Behavior of Listeria monocytogenes in the presence or not of intentionally-added lactic acid bacteria during ripening of artisanal Minas semi-hard cheese

Ursula Gonzales-Barron, Fernanda B. Campagnollo, Donald W. Schaffner, Anderson S. Sant'Ana, Vasco A.P. Cadavez

Research output: Contribution to journalArticle


The fate of Listeria monocytogenes during ripening of artisanal Minas semi-hard cheese, as influenced by cheese intrinsic properties and by autochthonous (naturally present) or intentionally-added anti-listerial lactic acid bacteria (LAB) was modeled. Selected LAB strains with anti-listerial capacity were added or not to raw or pasteurized milk to prepare 4 cheese treatments. Counts of LAB and L. monocytogenes, pH, temperature and water activity were determined throughout cheese ripening (22 days, 22±1ᵒC). Different approaches were adopted to model the effect of LAB on L. monocytogenes: an independent approach using the Huang primary model to describe LAB growth and the linear decay model to describe pathogen inactivation; the Huang-Cardinal [pH] model using the effect of pH variation in a dynamic tertiary approach; and the Jameson-effect with Nmax tot model which simultaneously describes L. monocytogenes and LAB fate. L. monocytogenes inactivation occurred in both treatments with added LAB and inactivation was faster in raw milk cheese (−0.0260 h−1) vs. pasteurized milk cheese (−0.0182 h−1), as estimated by the linear decay model. Better goodness-of-fit was achieved for the cheeses without added LAB when the Huang primary model was used. A faster and great pH decline was detected for cheeses with added LAB, and the Huang-Cardinal [pH] model predicted higher pathogen growth rate in cheese produced with raw milk, but greater L. monocytogenes final concentration in pasteurized milk cheese. The Jameson-effect model with Nmax tot predicted that LAB suppressed pathogen growth in all treatments, except in the treatment with pasteurized milk and no LAB addition. The Huang-Cardinal [pH] model was more accurate in modeling L. monocytogenes kinetics as a function of pH changes than was the Jameson-effect model with Nmax tot as a function of LAB inhibitory effect based on the goodness-of-fit measures. The Jameson-effect model may however be a better competition model since it can more easily represent L. monocytogenes growth and death. This study presents crucial kinetic data on L. monocytogenes behavior in the presence of competing microbiota in Minas semi-hard cheese under dynamic conditions.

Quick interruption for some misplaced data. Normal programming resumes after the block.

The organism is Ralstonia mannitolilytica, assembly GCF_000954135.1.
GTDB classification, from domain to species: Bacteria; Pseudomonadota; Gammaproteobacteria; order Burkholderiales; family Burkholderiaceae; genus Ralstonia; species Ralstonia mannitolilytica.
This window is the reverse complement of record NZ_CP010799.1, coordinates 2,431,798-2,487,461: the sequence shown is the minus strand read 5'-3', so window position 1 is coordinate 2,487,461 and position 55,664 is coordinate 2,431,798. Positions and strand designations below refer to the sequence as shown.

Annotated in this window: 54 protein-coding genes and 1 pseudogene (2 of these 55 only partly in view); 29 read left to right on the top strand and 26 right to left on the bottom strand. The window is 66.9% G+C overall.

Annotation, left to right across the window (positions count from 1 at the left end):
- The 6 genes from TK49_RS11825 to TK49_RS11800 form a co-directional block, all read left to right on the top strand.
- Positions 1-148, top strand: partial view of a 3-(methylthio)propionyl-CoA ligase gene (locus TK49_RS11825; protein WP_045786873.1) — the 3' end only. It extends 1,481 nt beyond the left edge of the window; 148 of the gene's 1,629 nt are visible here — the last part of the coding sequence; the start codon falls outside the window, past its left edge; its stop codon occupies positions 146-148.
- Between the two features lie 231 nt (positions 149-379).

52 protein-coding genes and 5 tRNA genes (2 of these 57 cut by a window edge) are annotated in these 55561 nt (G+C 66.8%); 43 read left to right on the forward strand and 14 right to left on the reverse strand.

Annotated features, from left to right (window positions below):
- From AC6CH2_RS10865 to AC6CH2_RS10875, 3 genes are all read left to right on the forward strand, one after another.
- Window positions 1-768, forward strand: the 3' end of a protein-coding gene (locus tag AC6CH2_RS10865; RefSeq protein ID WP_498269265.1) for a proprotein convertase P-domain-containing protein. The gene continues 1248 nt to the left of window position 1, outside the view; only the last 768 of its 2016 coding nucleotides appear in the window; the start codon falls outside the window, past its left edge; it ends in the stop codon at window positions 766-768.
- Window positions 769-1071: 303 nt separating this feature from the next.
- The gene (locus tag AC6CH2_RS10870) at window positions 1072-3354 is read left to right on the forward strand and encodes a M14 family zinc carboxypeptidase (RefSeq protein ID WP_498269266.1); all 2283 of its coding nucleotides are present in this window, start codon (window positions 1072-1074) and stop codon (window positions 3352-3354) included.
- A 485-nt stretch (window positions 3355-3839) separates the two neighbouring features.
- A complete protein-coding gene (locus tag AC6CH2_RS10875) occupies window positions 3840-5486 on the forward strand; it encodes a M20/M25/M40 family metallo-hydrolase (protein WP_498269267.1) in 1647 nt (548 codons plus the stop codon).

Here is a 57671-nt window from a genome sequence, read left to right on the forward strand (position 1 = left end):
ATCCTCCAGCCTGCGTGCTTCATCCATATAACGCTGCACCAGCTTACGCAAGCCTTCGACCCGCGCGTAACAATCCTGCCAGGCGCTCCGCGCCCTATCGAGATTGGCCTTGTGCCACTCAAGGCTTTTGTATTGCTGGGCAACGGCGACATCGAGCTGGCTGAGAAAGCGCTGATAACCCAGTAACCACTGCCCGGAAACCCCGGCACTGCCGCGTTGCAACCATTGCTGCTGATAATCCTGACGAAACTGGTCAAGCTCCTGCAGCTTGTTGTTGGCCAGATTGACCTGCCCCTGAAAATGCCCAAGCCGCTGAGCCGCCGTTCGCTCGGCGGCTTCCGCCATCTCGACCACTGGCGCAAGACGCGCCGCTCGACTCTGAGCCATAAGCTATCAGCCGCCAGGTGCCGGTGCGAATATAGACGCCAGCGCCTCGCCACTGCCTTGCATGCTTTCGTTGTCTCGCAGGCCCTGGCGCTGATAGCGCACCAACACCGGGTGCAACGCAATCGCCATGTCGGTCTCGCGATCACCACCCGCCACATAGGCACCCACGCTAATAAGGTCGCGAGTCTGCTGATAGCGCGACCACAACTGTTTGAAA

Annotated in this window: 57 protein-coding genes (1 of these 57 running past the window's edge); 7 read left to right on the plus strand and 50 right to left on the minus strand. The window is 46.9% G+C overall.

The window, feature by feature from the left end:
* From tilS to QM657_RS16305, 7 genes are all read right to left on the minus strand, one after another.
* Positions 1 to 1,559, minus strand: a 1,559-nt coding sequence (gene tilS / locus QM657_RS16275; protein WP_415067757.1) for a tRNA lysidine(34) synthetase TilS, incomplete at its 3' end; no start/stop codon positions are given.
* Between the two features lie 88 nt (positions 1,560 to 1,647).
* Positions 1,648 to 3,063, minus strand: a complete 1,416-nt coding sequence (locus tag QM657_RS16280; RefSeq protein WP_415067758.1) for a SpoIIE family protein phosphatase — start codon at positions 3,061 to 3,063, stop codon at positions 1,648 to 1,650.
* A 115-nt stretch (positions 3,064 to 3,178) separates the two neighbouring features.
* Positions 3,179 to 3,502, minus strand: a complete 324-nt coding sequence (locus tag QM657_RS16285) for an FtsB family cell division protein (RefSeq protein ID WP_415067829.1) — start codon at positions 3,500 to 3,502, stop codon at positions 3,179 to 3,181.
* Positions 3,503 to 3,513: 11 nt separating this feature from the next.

Original languageEnglish (US)
Article number103545
JournalFood Microbiology
StatePublished - Oct 2020

All Science Journal Classification (ASJC) codes

  • Food Science
  • Microbiology


  • Antagonism
  • Dairy products
  • Food safety
  • Local foods
  • Microbial competition
  • Predictive microbiology

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